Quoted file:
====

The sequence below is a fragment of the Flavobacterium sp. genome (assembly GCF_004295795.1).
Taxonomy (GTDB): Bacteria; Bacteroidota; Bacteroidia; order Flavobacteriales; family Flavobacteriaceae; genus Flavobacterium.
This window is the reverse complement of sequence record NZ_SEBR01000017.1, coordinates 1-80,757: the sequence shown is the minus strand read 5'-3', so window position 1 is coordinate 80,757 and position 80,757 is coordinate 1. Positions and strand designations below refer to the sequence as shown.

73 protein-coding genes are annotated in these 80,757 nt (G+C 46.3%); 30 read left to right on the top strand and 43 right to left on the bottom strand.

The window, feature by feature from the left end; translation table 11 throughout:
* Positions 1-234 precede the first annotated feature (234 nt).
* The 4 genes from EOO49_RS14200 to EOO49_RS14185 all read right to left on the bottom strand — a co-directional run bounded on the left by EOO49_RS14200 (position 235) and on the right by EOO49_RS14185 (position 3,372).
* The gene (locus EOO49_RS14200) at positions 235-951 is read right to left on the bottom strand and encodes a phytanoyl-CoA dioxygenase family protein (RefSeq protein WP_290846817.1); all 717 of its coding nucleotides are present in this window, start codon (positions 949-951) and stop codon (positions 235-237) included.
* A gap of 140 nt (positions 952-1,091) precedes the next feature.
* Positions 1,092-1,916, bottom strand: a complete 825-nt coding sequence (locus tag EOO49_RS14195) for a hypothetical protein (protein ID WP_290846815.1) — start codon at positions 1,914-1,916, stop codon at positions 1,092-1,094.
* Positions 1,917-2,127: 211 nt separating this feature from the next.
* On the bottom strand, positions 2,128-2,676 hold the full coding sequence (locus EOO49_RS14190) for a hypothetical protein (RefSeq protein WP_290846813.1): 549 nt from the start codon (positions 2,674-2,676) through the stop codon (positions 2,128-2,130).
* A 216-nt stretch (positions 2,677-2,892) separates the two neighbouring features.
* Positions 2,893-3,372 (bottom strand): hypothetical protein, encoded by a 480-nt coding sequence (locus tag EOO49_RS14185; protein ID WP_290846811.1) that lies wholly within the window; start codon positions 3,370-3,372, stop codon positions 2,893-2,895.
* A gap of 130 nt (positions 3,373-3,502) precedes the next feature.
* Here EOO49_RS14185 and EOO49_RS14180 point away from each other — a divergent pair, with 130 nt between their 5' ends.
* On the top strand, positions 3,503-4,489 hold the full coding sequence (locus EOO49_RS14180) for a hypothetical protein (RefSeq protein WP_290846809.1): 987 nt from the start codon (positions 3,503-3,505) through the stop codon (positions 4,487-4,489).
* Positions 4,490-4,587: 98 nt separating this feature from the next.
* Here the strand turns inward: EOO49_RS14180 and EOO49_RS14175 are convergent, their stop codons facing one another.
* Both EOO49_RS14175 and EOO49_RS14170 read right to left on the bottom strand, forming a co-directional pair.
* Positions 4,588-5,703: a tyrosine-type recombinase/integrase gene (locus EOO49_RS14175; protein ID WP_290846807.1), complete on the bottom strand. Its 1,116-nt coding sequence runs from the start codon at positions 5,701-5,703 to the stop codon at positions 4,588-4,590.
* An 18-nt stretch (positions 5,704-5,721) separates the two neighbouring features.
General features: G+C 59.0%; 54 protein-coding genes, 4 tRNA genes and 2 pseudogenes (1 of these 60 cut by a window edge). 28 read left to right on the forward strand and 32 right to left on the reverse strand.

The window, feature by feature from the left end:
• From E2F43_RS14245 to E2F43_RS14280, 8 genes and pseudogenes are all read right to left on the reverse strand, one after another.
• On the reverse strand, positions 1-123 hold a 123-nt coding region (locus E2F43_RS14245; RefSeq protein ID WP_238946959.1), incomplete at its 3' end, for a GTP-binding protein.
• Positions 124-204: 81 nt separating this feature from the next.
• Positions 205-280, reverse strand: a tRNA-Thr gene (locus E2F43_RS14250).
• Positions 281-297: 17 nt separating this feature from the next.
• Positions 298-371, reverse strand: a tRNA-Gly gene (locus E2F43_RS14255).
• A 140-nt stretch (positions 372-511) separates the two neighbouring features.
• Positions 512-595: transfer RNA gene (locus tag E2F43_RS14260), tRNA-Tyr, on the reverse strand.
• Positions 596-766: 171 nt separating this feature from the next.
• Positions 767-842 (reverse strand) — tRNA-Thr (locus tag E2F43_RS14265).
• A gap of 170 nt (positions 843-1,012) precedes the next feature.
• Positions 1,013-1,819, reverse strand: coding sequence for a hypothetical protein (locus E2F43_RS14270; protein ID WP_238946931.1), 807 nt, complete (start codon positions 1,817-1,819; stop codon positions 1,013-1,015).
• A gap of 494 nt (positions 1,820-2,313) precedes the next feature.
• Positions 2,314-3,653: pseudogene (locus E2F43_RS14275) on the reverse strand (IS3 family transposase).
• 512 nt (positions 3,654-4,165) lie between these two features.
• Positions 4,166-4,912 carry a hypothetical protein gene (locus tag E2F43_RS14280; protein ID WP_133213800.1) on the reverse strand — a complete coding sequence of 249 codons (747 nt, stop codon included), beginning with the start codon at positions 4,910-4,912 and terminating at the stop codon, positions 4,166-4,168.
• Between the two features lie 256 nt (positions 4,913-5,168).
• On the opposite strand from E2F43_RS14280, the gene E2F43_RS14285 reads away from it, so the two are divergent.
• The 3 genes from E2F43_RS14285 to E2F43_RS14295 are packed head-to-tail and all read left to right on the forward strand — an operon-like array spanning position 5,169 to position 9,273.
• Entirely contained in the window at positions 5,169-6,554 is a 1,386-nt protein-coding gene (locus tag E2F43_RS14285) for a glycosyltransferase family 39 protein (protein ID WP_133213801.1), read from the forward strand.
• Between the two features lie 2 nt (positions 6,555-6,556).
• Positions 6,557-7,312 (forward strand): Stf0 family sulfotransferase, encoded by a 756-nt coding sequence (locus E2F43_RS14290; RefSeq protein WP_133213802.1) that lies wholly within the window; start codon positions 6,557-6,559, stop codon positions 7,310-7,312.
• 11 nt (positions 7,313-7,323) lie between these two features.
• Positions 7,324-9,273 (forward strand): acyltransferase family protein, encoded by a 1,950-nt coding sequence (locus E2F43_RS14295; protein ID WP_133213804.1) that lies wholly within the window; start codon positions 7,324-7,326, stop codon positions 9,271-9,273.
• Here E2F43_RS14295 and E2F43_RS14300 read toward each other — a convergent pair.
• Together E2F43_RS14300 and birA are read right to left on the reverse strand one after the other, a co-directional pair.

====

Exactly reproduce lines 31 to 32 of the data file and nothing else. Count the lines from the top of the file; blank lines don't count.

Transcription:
• A 140-nt stretch (positions 372-511) separates the two neighbouring features.
• Positions 512-595: transfer RNA gene (locus tag E2F43_RS14260), tRNA-Tyr, on the reverse strand.